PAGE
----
Exhibition: War Toys by Steve Hurst
War Toys, Steve Hurst’s exhibition of sculpture; assemblages, carvings and castings, hits the head and the guts simultaneously.
It is particularly right during this period of the shameful official ‘commemorations’ of World War One.
Hurst rightly shuns the label ‘war artist’ as this suggests a chronicler rather than something deeper.
But the subject matter that has pre-occupied him for many years as a teacher and exhibiting sculptor has been war and its catastrophic effects on people, particularly those forced into it – soldiers.
This show covers WW1, Northern Ireland, Iraq and Afghanistan – all with the linking feel of the futility and pity of war, yet with empowerment for the viewer.
He achieves that rare thing, presenting neither imagery so horrific that we switch off in emotional defence, nor throwing polemic at the viewer hoping some of it sticks.
Instead he gets at a truth worked up by many of the 20th century expressionist painters, a heightened take on life through vivid beauty, colour tension and an evident joy in materials.
Just as George Grosz and Emile Nolde showed us their interior and exterior worlds through the materiality of paint, Hurst brings us work with love and sympathy for his materials, with ‘a physical paradox to the speed at which these situations can escalate fuelled by aggression and arrogance...’ and, I might add, the throwing away of so much human life.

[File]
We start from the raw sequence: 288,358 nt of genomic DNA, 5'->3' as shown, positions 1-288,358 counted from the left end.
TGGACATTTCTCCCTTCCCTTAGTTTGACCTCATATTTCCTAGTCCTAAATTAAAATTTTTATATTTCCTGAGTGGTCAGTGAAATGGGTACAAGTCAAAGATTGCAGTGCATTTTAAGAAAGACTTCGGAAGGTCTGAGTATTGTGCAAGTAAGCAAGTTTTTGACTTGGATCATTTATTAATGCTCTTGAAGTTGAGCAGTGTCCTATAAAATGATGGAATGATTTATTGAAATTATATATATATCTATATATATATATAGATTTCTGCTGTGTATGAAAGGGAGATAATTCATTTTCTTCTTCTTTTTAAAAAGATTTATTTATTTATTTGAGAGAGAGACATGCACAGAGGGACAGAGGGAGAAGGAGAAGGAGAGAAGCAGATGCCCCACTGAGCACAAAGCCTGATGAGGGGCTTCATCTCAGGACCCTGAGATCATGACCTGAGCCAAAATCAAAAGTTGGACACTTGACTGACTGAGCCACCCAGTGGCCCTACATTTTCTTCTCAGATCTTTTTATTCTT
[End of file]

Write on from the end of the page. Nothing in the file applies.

The subject matter is never aestheticised and it presents no contradiction in us to enjoy the beauty of many of these works, yet feel outraged by the wars that caused the artist to find forms against them. They feel dug out of his outrage, yet crafted by his sensibilities. In this sense the work belongs in the tradition of Picasso’s Guernica in its humanity and the sculptures of Keinholtz in their craft.
Some of the works are, as the title of the show suggests, Toys and here the playfulness is juxtaposed with the horrors they can inflict when ‘grown up’ making the pieces subversive.
There are links between sex and war too. Eriskigal, a sculpture of fleshy female form with metal military wings brutally lashed to her body, a steel shell splicing it, reminds us simultaneously that women can also be complicit in war making as well as suffering its effects. This is honest stuff.
One of the more comically figurative pieces is Scarlet Major, an apoplectic officer playing with soldiers’ lives and knowing that his own absurdly revealed balls will not be shot off.
This is a fine piece of creative satire, given its edge by the large sombre work in the centre of the room; Human Connections, a jumble of ruined books and other detritus, out of which pokes human remains in an open tomb.
Unlike the National Portrait Gallery’s recent Portraits of the Great War, which was largely top down in its ‘celebration’ of those that made and directed that war, here, we have something that occurs inside us, that can change us by looking – from the ‘feel’ of warm gentle wood working with abrasive metals as a metaphor for flesh against metal to the sense of playfulness in the artist.
For in reducing war to its banality rather than its ‘glory’ surely empowers us to resist the warmongers. But it’s not banal art – its strength and energy invigorates.
Steve Hurst's War Toys runs until 23 August at the Pangolin Gallery, Kings Place, 90 York Way London N1 9AG
Source: No Glory in War